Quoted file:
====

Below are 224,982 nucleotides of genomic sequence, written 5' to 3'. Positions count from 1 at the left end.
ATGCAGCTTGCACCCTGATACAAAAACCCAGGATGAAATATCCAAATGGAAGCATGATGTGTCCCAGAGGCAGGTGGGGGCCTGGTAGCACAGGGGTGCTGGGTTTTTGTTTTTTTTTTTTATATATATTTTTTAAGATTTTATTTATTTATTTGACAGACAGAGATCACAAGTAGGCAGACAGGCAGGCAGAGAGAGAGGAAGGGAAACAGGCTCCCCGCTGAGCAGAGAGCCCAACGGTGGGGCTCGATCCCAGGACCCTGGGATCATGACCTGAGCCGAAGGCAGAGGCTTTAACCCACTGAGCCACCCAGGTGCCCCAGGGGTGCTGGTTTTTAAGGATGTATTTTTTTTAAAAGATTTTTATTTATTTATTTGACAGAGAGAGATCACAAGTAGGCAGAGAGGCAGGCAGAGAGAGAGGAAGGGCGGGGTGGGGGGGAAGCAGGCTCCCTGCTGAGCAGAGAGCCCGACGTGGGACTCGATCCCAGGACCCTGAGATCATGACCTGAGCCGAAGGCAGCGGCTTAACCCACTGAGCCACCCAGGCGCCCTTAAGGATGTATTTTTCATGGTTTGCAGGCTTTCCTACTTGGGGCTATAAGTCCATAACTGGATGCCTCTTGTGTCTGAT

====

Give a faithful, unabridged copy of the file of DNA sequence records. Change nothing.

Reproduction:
Below are 224,982 nucleotides of genomic sequence, written 5' to 3'. Positions count from 1 at the left end.
ATGCAGCTTGCACCCTGATACAAAAACCCAGGATGAAATATCCAAATGGAAGCATGATGTGTCCCAGAGGCAGGTGGGGGCCTGGTAGCACAGGGGTGCTGGGTTTTTGTTTTTTTTTTTTATATATATTTTTTAAGATTTTATTTATTTATTTGACAGACAGAGATCACAAGTAGGCAGACAGGCAGGCAGAGAGAGAGGAAGGGAAACAGGCTCCCCGCTGAGCAGAGAGCCCAACGGTGGGGCTCGATCCCAGGACCCTGGGATCATGACCTGAGCCGAAGGCAGAGGCTTTAACCCACTGAGCCACCCAGGTGCCCCAGGGGTGCTGGTTTTTAAGGATGTATTTTTTTTAAAAGATTTTTATTTATTTATTTGACAGAGAGAGATCACAAGTAGGCAGAGAGGCAGGCAGAGAGAGAGGAAGGGCGGGGTGGGGGGGAAGCAGGCTCCCTGCTGAGCAGAGAGCCCGACGTGGGACTCGATCCCAGGACCCTGAGATCATGACCTGAGCCGAAGGCAGCGGCTTAACCCACTGAGCCACCCAGGCGCCCTTAAGGATGTATTTTTCATGGTTTGCAGGCTTTCCTACTTGGGGCTATAAGTCCATAACTGGATGCCTCTTGTGTCTGAT